He notes that we are living in an amazing time marked by decentralization and increased individual choices. Yet, oddly, the Democrats are pushing centralization and decreased individual choice as the solution to a myriad of our nation's problems.
This approach, he argues, makes the Democrats (and President Obama despite his rhetoric) the party of the past, not the future.
...I think what we are seeing with this massive legislation is that the Democrats in Washington have a bigger problem: Their party is looking so yesterday.
In a world defined by nearly 100,000 iPhone apps, a world of seemingly limitless, self-defined choice, the Democrats are pushing the biggest, fattest, one-size-fits all legislation since 1965. And they brag this will complete the dream Franklin D. Roosevelt had in 1939.
The culture still believes the U.S. has a hipster for president. But the Obama health-care bill, and maybe this whole administration, is starting to look totally out of sync with the new zeitgeist, the spirit of the age.
Everything about the health-care exercise is looking very old hat, starting with the old guys working on it. Max Baucus, Patrick Leahy, Pete Stark—all were elected to Congress in the 1970s, and live on as the immortals in Washington's Forever Land. But it's more than the fact that Congress looks old. The health-care bill is big, complex, incomprehensible and coercive—all the things people hate nowadays.
It's easy to make jokes about how insubstantial the millions of people seem to be who are constantly using technologies like Twitter. But these new digital and Web-based technologies, which have decentralized virtually everything, now occupy most of the average person's waking hours at work or at home. Mass media is struggling to stay massive in a world whose people want to break up into many discrete markets.
The one lump that won't change is government. Government in our time is looking out of it. It'd be one thing if government were almost cool in an old-fashioned way, but it's not. When everyone else's job gets measured by performance, its hallmark is malperformance—whether in Congress, California or New York.
We define the past 25 years in terms of entrepreneurs and visionaries in places like Silicon Valley who took a small idea and ran with it. Congress does the opposite. It take something already big . . . and make it bigger.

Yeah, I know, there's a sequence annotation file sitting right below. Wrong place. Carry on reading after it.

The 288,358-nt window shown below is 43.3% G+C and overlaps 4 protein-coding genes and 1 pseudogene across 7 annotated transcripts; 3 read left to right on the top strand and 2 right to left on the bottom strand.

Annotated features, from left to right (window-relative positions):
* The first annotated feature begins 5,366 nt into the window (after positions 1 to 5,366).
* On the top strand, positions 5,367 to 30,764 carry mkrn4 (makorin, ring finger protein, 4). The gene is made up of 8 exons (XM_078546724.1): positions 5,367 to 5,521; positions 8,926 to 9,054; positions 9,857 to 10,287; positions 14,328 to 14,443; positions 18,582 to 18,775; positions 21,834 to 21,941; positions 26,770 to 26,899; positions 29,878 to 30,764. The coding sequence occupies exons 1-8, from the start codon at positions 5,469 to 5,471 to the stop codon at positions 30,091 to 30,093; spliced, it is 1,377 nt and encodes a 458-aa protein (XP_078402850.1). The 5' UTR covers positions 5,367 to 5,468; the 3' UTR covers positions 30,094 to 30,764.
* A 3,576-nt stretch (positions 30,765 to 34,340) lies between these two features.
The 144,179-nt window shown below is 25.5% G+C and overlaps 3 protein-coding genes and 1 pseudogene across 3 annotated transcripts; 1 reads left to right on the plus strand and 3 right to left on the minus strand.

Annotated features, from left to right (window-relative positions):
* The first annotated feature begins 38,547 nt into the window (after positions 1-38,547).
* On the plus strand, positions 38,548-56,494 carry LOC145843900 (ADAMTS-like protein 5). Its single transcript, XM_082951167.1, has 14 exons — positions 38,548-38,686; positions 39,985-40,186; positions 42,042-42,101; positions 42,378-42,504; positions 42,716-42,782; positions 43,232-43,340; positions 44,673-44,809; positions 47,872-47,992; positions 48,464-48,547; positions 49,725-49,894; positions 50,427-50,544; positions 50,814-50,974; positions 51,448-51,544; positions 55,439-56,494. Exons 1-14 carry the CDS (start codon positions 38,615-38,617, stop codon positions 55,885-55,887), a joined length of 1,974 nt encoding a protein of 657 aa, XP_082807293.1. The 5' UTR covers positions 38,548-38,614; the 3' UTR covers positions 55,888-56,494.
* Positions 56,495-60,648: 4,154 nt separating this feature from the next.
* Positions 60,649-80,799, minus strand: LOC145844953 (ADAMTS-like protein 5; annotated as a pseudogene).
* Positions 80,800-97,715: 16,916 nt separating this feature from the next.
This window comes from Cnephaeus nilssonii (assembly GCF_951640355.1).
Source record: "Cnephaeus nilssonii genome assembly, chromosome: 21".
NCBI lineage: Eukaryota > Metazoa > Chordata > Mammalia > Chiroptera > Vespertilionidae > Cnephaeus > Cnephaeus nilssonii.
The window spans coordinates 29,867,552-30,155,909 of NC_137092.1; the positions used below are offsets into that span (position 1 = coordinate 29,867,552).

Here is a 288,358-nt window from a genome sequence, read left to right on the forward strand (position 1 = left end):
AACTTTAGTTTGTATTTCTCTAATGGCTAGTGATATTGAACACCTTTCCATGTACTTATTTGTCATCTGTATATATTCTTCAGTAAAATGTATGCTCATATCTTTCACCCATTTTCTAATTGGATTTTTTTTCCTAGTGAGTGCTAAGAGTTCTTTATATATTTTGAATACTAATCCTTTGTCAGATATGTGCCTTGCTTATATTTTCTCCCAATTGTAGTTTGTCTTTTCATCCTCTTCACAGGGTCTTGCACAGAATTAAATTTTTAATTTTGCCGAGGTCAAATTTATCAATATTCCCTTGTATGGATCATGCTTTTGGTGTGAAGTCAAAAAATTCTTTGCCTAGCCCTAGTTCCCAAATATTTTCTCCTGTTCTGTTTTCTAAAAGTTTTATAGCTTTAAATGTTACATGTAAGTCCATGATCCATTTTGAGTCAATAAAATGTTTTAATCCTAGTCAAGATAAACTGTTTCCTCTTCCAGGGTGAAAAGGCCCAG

We've got Medicare for the elderly, with spending claims out to Mars, so let's create Medicare for All! One of the least noticed parts of the health-care legislation is its intention to make Medicaid even bigger, when Medicaid's cost is arguably the main thing destroying California.
There was a time when contributing to the common good meant joining something relatively small like the Peace Corps or Teach for America. Now it means being willing to just fall into line behind some huge piece of legislation.
Read Mr. Obama's speech last week at MIT on climate change: "The folks who pretend that this is not an issue, they are being marginalized." This, ironically, sounds a lot like the 2007 antiHillary "Big Brother" TV commercial. Its message was that Hillary represented something big and ominously coercive. Boot up that ad now and put Obama's face where Hillary's is.
The larger point here isn't necessarily partisan. It's a description of the way people live their lives in a 21st century world, and how disconnected politics has become from that world.
If we were really living in the world of leading-edge politics that many people thought they were getting with Barack Obama, he would have proposed an iPhone for health care—a flexible system for which all sorts of users could create or choose health-care apps that suited their needs. Over time, with trial and error, a better system would emerge.
No chance of that. Our outdated political software can't recognize trial and error. What ObamaCare is doing with health care—the "public option"—may be fine with the activist left, but I suspect it's starting to strike many younger Americans as at odds with their lives, as not somewhere they want to go. Wait until EPA's ghost busters start enforcing cap-and-trade.People thought something small, agile and smart was coming to government, but so far it's turning out to be just big-box politics...Full article